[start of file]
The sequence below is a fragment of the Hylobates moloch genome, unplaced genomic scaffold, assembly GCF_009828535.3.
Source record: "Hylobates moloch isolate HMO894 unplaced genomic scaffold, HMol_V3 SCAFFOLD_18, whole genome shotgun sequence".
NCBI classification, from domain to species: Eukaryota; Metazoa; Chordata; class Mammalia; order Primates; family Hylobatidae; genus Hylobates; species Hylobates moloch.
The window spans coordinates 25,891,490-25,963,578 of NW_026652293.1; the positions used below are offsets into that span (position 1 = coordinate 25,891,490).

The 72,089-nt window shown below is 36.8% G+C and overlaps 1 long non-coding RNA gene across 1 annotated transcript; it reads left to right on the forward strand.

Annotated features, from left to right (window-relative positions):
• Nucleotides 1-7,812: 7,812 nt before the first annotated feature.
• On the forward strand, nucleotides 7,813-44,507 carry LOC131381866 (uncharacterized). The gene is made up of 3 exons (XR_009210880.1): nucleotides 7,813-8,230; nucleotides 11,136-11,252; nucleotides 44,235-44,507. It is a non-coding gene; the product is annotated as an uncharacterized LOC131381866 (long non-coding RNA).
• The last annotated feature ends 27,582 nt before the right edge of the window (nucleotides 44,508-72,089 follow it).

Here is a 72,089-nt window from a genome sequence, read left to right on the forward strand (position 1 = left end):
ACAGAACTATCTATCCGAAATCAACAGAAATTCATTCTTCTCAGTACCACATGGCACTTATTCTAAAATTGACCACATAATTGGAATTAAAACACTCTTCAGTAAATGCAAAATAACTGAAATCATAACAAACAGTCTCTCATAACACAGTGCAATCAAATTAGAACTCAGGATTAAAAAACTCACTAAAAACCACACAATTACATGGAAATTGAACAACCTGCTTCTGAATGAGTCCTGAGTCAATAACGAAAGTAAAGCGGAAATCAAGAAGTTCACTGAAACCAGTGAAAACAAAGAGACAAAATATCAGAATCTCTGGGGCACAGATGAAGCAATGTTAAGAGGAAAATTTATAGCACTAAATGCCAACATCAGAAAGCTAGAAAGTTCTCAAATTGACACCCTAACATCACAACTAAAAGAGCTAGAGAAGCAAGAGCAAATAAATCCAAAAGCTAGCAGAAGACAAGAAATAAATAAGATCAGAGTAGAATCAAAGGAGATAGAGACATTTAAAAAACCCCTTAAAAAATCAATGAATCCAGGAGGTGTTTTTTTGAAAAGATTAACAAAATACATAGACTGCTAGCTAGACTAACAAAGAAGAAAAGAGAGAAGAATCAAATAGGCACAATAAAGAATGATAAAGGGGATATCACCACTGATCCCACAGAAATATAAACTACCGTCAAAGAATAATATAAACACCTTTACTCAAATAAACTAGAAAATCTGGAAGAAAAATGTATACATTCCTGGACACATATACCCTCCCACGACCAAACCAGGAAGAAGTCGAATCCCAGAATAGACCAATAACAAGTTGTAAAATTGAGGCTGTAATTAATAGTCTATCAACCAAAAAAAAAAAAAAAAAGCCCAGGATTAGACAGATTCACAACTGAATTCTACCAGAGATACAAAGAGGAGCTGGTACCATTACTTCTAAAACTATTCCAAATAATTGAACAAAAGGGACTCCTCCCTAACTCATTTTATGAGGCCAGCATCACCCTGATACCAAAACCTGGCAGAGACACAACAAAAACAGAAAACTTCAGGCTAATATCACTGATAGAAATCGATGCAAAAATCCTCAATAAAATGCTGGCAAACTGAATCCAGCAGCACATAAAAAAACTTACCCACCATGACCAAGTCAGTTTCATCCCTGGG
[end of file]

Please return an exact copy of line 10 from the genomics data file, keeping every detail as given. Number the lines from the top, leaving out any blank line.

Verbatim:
Here is a 72,089-nt window from a genome sequence, read left to right on the forward strand (position 1 = left end):